I'm running bash in Ubuntu, and I'm trying to run a computational chemistry program called Gaussian 16.  My colleague tells me that he is able to run Gaussian 16 by adding the following lines to his .bashrc file:

export g16root=/g16root
source $g16root/g16/bsd/g16.profile

My colleague says that once he adds those lines to his .bashrc file, he can run Gaussian 16 using the command g16 <input file>, where <input file> is the required input file.

My .bashrc file is in my home directory (~, in other words /export/home/myusername/).  When I add those above two lines to my .bashrc file and then attemptg16 <input file>, bash tells me it doesn't know what g16 is ("g16: command not found").

HOWEVER, if I execute (separately) those above two lines in bash (i.e., the above export and source commands), then bash knows what g16 is: g16 <input file> runs the software, and additionally, which g16 gives /g16root/g16/g16.  So this works, but I have to reenter the export and source commands every time I log in to the (remote) machine.

Please bear with me since I'm a bash novice, but how do I get bash to "execute" the export and source commands in my .bashrc file?

In case it's helpful, the entirety of my .bashrc file (other than commented lines) is now the following:

test -s ~/.alias && . ~/.alias || true

if [ -f /etc/bashrc ]; then
        . /etc/bashrc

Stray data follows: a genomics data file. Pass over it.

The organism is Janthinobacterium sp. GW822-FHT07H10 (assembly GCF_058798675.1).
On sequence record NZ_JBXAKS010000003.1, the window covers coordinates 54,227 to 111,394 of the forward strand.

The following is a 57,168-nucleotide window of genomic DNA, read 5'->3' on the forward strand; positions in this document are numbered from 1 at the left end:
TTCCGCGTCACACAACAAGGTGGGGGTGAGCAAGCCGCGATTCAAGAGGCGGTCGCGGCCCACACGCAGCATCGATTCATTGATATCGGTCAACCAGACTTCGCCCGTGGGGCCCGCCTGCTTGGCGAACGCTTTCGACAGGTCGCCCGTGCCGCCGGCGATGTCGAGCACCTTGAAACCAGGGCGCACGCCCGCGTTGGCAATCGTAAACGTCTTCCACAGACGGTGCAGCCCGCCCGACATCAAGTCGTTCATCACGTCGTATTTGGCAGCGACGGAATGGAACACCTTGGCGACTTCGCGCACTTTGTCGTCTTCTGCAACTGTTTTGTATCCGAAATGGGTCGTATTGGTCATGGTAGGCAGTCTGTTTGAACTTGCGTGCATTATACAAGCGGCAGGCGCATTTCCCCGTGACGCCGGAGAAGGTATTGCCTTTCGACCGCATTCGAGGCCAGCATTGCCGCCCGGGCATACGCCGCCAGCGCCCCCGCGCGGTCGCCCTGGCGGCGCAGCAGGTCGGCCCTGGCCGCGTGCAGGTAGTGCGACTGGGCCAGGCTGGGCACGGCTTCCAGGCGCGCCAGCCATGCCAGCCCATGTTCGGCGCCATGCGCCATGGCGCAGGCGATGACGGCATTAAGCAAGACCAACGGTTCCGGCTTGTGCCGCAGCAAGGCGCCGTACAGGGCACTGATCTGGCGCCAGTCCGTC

export g16root=/g16root
source $g16root/g16/bsd/g16.profile

(I don't know why the first two blocks of code are there.)

Also, executing echo $BASH_VERSION gives 4.1.5(1)-release, so apparently I am actually using bash.

  • 1
    Put something like echo hello or touch ~/testfile in the .bashrc file to see if it even gets processed properly (Bash by itself doesn't read .bashrc for login shells, just the .profile files etc. Usually they'd also read .bashrc, but...) Also, run echo $BASH_VERSION to check that it's actually Bash you're running (and not ksh or zsh, or whatever)
    – ilkkachu
    Jan 14, 2022 at 22:07
  • 1
    The shell runs ~/.bashrc whenever you start an interactive shell. Merely adding the lines to the files won't do much. Starting a new terminal, or logging out and in again, will cause the shell to run the added lines.
    – Kusalananda
    Jan 14, 2022 at 22:17
  • I have started a new terminal and have logged out and in again. When I run echo $BASH_VERSION, the terminal gives 4.1.5(1)-release.
    – Andrew
    Jan 14, 2022 at 22:22
  • 1
    Just to be sure: it sounds a bit like you modify the local .bashrc when you need to modify the one on the remote server. Also: .profile should also source .bashrc (if BASH is detected as shell). And: How do you do the login?
    – FelixJN
    Jan 14, 2022 at 22:25

1 Answer 1


As stated by ilkkachu, .bashrc was not being processed for login shells -- only .profile was. (This behavior may be specific to Ubuntu; I'm not sure.)

I was able to induce .bashrc to be processed for login shells by adding the following lines to .profile:

# if running bash
if [ -n "$BASH_VERSION" ]; then
     # include .bashrc if it exists
     if [ -f "$HOME/.bashrc" ]; then
         . "$HOME/.bashrc"

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